In 2010, comedian Cristela Alonzo was a contestant on NBC's reality series "Last Comic Standing" where she had a career-changing back and forth with the show's host and judge, the late comic, Greg Giraldo.
Giraldo gently pushed her on a joke she was doing on her sister's accent. He thought it felt a bit like a trope. When Alonzo explained that it was her true experience, he told her to lean into that.
"I really started thinking more specifically about how I am, why I am the way I am, and what made me," Alonzo tells Wisconsin Public Radio's "BETA."
What Alonzo found was that there's a universal relatability in her specific life story as a first generation Mexican American, and she's used her experiences as a guiding light through her trailblazing career.
That same accent joke appears in Alonzo's latest Netflix special, "Middle Classy," although this time she reworks it a bit to mention her brother. The special continues to find Alonzo at her best when she's her most personal.
It can't get more personal than your birthday. Alonzo was born on Jan. 6 and joked that as a Latina Catholic, she already spent her life sharing that date with the Three King's Day holiday. Now, her special day has been co-opted by an infamously historic coup.
"Every time somebody talks about Jan. 6, they connect it to what happened in D.C.," she says. "I was also born that day. Let's give credit where credit is due, everybody! I'm still one year older."
Even more frustrating, Alonzo was diagnosed with COVID-19 on her birthday.
Alonzo, a longtime fan of zombie films, compares the COVID-19 pandemic to a zombie apocalypse in the special. She's baffled why no zombie film has a patient zero.
"When I tied the pandemic to the zombie movies, the whole idea thinking was, no one wants to be a zombie. That's not the scene in the movie that you see. Like, 'it's my right as an American to be a zombie.' Nobody says that," says Alonzo. "So, I thought it was a realistic way of saying it where you don't sound condescending, but the analogy makes sense because I think all of us have seen zombie movies."
"I was a big supporter, and still am, of medicine and science, and it was this thing where I couldn't understand that there were people that had gotten to this point where they decided that science and medicine was just a suggestion," she continues.
Alonzo riffs off the culture clashes as well. Her bit on being trilingual dovetails beautifully into the bursting of social and cultural bubbles during college.
"I speak Spanish, English and Caucasian. It's like English, but you use words that you're not used to," Alonzo quips. "Like with my friends, the ones I grew up with, I can say 'Hey, shut up. That was stupid.' In Caucasian, it's like, 'Wow, we're a little off track with that, aren't we?' It's same goal, different intonation. A lot of people call it code switching."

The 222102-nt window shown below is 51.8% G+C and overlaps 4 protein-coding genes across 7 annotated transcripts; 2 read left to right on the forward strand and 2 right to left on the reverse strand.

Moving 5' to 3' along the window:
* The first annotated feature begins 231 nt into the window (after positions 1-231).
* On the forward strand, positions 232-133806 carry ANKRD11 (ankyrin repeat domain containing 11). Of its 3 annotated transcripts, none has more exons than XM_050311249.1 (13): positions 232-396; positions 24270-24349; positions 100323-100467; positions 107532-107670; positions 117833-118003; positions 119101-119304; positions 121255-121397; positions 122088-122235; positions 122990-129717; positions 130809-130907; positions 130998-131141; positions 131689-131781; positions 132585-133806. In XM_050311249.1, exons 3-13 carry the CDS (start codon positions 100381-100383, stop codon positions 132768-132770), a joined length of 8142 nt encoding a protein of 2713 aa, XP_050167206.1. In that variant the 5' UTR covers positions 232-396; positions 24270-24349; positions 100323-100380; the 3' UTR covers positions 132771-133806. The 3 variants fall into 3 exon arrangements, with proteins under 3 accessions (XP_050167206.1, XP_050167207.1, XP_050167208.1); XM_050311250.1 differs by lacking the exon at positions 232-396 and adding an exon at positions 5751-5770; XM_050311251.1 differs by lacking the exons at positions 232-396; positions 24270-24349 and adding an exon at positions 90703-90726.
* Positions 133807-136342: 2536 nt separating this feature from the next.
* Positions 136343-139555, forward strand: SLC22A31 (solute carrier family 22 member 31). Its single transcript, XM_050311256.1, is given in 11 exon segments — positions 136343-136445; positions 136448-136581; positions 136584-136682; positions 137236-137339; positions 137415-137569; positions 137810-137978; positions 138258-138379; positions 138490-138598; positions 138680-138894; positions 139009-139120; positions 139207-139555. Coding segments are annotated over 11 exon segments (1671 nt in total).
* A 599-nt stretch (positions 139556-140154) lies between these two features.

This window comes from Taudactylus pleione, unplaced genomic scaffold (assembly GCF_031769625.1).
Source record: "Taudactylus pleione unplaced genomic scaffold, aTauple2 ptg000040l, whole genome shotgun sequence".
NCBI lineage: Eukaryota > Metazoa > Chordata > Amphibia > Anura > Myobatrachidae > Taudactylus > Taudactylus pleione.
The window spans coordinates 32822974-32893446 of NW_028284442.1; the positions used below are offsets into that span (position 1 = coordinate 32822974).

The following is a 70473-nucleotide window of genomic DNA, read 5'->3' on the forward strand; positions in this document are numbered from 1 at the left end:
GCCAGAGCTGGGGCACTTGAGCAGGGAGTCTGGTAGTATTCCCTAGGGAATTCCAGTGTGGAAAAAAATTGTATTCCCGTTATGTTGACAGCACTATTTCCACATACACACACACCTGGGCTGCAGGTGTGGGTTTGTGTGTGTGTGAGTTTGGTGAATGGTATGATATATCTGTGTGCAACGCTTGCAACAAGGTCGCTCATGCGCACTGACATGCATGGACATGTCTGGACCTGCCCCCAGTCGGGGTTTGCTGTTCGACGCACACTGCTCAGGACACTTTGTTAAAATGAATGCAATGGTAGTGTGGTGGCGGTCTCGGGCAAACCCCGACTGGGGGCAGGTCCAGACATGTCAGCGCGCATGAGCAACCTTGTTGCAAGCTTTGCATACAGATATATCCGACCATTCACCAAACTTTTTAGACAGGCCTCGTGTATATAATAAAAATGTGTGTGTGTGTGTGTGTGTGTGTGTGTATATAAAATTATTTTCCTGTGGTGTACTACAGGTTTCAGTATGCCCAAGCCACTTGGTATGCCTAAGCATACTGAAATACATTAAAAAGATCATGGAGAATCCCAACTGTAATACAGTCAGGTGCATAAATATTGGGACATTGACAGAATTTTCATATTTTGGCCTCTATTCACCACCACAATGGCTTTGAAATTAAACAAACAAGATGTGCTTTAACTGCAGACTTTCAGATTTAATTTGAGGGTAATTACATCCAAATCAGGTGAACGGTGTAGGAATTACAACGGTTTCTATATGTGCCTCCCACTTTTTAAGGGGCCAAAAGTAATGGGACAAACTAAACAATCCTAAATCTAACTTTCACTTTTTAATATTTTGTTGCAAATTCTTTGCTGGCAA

Alonzo, who learned English from television growing up in the Rio Grande Valley of Texas, first engaged with "Caucasian" when she traveled to an affluent St. Louis community for college. She has a bit on meeting her freshman roommate and her family for the first time.
"I realized I had no idea that even though we technically spoke the same language, we didn't," she says.
"It's kind of weird how for the longest time a lot of people think that if you're brown, you're Mexican, Latino. And that just actually shows you what kind of exposure some people have," Alonzo continues. "Some people might not know about Puerto Rico, Cuban, Dominican Republic and everything, which is why when I talk about standup, I try to make it very specific about my life because I don't like trying to make assumptions."
Alonzo's specificity on aging leads to a surprising universality. She says she loves it and says that being in your 40s is the equivalent to being an iPhone 6. You may not have all the battery life and latest apps, but you're still effective.
"When I was in my teens and then 20s, especially, I wanted everybody to like me. And then if they didn't, I always thought it was my problem. I'm like, 'What did I do wrong?' And then in my 30s, I started thinking, 'You know what? I don't need to be liked by everybody,'" she says.
"Now, in my 40s, I'm like, 'You know what? I don't need anybody. I got plants to water.'"
Set against the backdrop of Alonzo's life story of overcoming poverty and finally having access to health care, housing and even expensive toys from her youth, her observations on aging become even more potent.
"I also just think that with age, it's just such a sign of where you've come from and where you are. Like, what a great journey it is. There's something so great about that," Alonzo says.
Alonzo is also a fierce advocate for her community and is troubled by the recent return of hate groups. She closes her special with a pitch for a hate "hate" group, with an emphasis on Latino membership. She wants to call it the "Que! Que! Que!"
She jokes that it's because every day that she watches the news, her reaction is "Que!" "Que, Que!"
"In Caucasian, that's, 'What! What, What!'"
Alonzo's special Middle Classy is streaming on Netflix.